A new study gives Americans over age 50 one more reason not to put off having a colonoscopy to check for colon cancer and its forerunners. The screening technique not only is excellent at detecting problems but also appears to be far more cost-effective for most people than new cancer-preventing drugs will probably ever be.
Researchers at the University of California, San Francisco, and the University of Michigan Health System used a computer model to compare the cost-effectiveness of colonoscopy and other screening procedures for colon cancer with that of COX-2 inhibitors, a class of drugs used to treat arthritis but also considered promising in preventing colon cancer.
The data suggest that the drugs are unlikely to be as effective—dollar for dollar—as colonoscopy in cutting cancer death risk for those with average colon cancer risk. Screening plus drugs was most effective but was even more costly.
Two other studies reportedly found that even aspirin had only a modest effect on preventing colon polyps and predicted that aspirin’s effectiveness in reducing colorectal cancer risk would never be superior to the life-saving effect of colon-oscopy.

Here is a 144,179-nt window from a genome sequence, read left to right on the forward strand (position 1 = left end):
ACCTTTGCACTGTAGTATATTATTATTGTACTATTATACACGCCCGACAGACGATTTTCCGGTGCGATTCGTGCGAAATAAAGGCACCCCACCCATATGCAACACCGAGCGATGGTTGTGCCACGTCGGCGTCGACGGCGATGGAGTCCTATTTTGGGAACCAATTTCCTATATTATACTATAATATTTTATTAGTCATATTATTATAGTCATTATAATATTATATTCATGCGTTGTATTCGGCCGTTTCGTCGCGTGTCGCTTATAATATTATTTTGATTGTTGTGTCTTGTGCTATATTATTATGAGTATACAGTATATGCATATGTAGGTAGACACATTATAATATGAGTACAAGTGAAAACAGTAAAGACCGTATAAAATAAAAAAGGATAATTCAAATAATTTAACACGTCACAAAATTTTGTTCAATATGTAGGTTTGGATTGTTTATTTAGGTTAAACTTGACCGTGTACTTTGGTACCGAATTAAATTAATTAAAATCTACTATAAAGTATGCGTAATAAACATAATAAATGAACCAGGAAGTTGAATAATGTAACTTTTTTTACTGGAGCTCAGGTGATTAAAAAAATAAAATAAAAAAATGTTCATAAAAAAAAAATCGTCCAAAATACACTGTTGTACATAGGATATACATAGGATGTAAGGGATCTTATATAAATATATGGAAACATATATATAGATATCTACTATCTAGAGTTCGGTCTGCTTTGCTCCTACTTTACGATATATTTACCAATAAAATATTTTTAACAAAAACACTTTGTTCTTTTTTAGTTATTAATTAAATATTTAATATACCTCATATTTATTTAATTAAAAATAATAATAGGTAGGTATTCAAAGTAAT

For an average-risk person, it would cost $20,200 to save one life-year through colonoscopy screening but $233,300 to save the same life-year through COX-2 inhibitors. Even for a person with a higher risk of colon cancer, a colon-oscopy once every five years would still cost less and save more years of life than a daily drug. But the difference was smaller: $3,900 per life-year saved through screening every 10 years or $6,200 for screening every five years, versus $80,300 for drug therapy.
The Food and Drug Administration (FDA) has announced the accelerated approval of gefitinib (IressaTM, Astra-Zeneca) tablets as a single-agent treatment for patients with advanced non-small cell lung cancer (NSCLC), the most common form of lung cancer in the U.S. Cancer of the lung and bronchus is the leading cause of cancer death in men and women in the U.S. NSCLC accounts for almost 80% of lung cancers.
The drug is intended for patients whose cancer has continued to progress despite chemotherapy with platinum and docetaxel (Taxotere®, Aventis), the two drugs that are currently the standard of care for this disease.